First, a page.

A reader asks: I have been using ATF in the front differential of my 2012 Polaris Sportsman 400HO for a while now. I see Amsoil now has specific fluid for Polaris front ends with the Hilliard clutch set-up. Is it OK to keep running the automatic transmission fluid?

 

Polaris 4X4 ATV Demand Drive

ATF may not be the best oil for your Polaris ATV Demand Drive front differential. (photo credit: atvillustrated.com)

Answer: While we know that some Polaris owners with the Demand Drive 4X4 front differential system do use all-purpose automotive ATF, it might not be the best option. Automatic transmission fluid may have acceptable frictional properties to help your 4X4 clutch system engage and disengage in a satisfactory fashion, but it may be lacking in terms of long-term wear control.

Hilliard Corporation supplies the front drive system for your Polaris (and some John Deere Gator models). This front differential contains an electrically actuated clutch that engages and provides power to the front wheels whenever the rear wheels lose traction. The system disengages when the rear wheels regain traction.

Hilliard originally recommended a tractor transmission/hydraulic oil for this differential with viscosity of 9.3 cSt at 100°C. AMSOIL designed their Synthetic ATV/UTV Front Drive Oil for Polaris Demand Drive Systems to not only have the proper additives, frictional properties and wear control; its viscosity is also precisely 9.3 cSt at 100°C. A typical ATF for automotive use is in the 6.0 to 7.5 cSt range at 100°C. This means that automatic transmission fluid is considerably thinner than the viscosity suggested by Hilliard.

So while ATF may work, it is not an ideal replacement oil for your Polaris Demand Drive 4X4 system.

A reader asks: We suspect that an oil change shop put the wrong ATF in our Dodge Ram transmission. Can your oil analysis testing determine if the transmission fluid that they installed is ATF+4 compatible?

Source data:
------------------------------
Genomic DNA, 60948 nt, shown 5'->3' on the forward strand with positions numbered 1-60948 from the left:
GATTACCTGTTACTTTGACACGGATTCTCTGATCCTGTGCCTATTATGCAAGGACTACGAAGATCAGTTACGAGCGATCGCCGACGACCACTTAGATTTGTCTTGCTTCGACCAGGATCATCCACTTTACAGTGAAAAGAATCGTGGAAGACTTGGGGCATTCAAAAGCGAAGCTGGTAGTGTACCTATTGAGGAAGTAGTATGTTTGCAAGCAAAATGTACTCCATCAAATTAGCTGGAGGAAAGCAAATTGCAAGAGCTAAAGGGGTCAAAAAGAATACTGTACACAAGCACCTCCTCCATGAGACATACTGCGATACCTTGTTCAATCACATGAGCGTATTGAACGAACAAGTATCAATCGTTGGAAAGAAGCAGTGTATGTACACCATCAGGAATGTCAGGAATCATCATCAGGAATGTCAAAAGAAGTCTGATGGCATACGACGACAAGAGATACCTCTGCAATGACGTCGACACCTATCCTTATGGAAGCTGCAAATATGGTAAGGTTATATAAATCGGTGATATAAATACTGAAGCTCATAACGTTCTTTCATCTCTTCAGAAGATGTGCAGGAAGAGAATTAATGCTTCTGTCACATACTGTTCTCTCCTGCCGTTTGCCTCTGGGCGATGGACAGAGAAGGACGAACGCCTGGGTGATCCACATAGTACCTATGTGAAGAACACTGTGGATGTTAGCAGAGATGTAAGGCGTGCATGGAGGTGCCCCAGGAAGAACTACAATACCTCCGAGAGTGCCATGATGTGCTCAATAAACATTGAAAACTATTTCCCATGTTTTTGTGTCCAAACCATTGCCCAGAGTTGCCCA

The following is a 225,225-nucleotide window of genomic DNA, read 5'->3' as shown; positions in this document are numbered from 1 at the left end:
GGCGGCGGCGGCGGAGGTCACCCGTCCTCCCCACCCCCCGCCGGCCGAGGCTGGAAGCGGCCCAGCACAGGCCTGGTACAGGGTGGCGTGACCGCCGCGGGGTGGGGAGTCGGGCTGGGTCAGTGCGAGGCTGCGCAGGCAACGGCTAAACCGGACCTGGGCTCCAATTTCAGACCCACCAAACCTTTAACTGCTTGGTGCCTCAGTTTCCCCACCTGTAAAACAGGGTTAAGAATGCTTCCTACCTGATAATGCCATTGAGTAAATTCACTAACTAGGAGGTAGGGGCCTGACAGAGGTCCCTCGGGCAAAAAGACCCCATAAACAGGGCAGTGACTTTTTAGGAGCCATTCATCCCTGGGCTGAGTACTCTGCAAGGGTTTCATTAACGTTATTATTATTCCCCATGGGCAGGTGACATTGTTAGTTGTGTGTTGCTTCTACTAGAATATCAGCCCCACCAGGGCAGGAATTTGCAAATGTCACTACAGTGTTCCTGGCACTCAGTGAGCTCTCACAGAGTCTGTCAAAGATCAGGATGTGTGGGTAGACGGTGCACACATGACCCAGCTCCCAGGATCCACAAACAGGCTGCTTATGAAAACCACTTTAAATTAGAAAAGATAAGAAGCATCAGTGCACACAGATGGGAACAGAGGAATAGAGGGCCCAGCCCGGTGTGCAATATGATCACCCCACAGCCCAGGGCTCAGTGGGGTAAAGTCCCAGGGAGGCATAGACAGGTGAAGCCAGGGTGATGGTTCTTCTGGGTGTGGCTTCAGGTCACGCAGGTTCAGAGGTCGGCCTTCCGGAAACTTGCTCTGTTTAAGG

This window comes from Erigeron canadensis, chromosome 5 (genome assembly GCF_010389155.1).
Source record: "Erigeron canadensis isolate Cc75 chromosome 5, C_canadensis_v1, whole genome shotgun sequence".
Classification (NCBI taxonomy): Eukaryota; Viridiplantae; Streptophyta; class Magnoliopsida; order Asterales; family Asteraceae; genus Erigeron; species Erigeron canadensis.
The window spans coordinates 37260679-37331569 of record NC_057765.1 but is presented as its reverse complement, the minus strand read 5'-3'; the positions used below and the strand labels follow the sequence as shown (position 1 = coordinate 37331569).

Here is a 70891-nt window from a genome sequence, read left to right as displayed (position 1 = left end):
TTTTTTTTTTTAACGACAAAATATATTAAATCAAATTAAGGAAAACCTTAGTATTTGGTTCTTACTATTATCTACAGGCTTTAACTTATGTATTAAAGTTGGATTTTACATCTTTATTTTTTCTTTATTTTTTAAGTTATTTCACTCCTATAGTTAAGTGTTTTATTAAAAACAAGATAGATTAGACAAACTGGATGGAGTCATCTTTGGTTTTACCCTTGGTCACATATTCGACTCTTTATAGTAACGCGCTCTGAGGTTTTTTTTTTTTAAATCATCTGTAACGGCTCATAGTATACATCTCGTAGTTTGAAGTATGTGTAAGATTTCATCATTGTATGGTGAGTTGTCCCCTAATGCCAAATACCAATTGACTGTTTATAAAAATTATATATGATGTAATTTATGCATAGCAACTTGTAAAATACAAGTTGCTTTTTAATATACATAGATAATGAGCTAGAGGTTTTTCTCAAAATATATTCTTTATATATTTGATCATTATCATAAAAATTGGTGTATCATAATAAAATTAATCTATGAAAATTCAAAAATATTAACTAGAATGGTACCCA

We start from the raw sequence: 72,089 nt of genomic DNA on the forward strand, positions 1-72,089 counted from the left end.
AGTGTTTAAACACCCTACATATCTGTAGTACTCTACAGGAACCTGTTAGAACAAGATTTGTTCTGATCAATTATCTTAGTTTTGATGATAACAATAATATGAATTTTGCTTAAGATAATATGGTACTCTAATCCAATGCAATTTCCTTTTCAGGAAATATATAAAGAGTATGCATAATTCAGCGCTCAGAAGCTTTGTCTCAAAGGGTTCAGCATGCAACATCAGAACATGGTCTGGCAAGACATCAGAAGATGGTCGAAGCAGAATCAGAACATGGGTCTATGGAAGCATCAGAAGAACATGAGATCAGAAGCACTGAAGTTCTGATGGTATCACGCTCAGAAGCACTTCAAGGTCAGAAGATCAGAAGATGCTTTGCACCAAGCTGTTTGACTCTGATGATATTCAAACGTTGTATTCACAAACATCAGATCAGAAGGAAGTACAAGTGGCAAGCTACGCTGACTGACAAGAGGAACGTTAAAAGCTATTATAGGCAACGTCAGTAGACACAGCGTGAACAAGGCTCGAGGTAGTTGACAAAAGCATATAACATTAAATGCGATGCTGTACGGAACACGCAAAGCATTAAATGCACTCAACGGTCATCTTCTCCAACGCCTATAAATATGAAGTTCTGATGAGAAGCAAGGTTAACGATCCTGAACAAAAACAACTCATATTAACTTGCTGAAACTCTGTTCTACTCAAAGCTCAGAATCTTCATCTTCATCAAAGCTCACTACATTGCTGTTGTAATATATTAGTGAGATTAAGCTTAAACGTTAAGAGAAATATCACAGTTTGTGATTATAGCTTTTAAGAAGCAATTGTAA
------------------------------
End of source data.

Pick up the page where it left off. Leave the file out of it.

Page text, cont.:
Answer: Let’s expand your question. Can oil analysis testing determine the type, specification or brand of oil submitted when this information is unknown? Unfortunately the answer to these questions is no. The type of testing that you require is beyond the scope of typical oil analysis. Oil analysis testing is used to provide the following information for oils in engines, transmission, gear boxes and various industrial components.

  • Determine the condition of the oil and suggest whether it is suitable for further use.
  • Report on the levels and types of wear metals in the oil.
  • To detect contamination from items such as fuel, coolant or dirt.

Unless the actual brand and type of fluid is known, the lab cannot pick out whether it meets a particular specification or not. Despite having the profiles of thousands of oil types on file, general oil analysis cannot necessarily determine the specific brand, model or specification of a given sample.

Again the oil testing is meant only to offer a comprehensive report on the condition of the fluid. These reports can be very helpful for automotive and industrial applications.

Questions? Contact us using the form on this page or call us at 1-800-748-5781.

You may have heard radio ads for the BG Performance Oil Change Service and wondered what it is all about. Let’s examine what is involved in this procedure. We will also offer an alternative to this service that you can perform yourself.

The idea behind the BG Performance Oil Change Service is not only to change the engine oil, it also utilizes additives that clean the engine and fuel system. This service is performed by shops that offer BG products. BG Products Inc. is a supplier of a multitude of specialty automotive fluids and additives that are generally installed in a shop setting. BG recommends repeating this oil change procedure every 7500 to 10,000 miles (12,000 to 16,000 km). The cost of this service averages around $90 with conventional oil and oil filter.

Here are the supplies used for the BG Performance Oil Change Service:

  • BG 109 Engine Flush Additive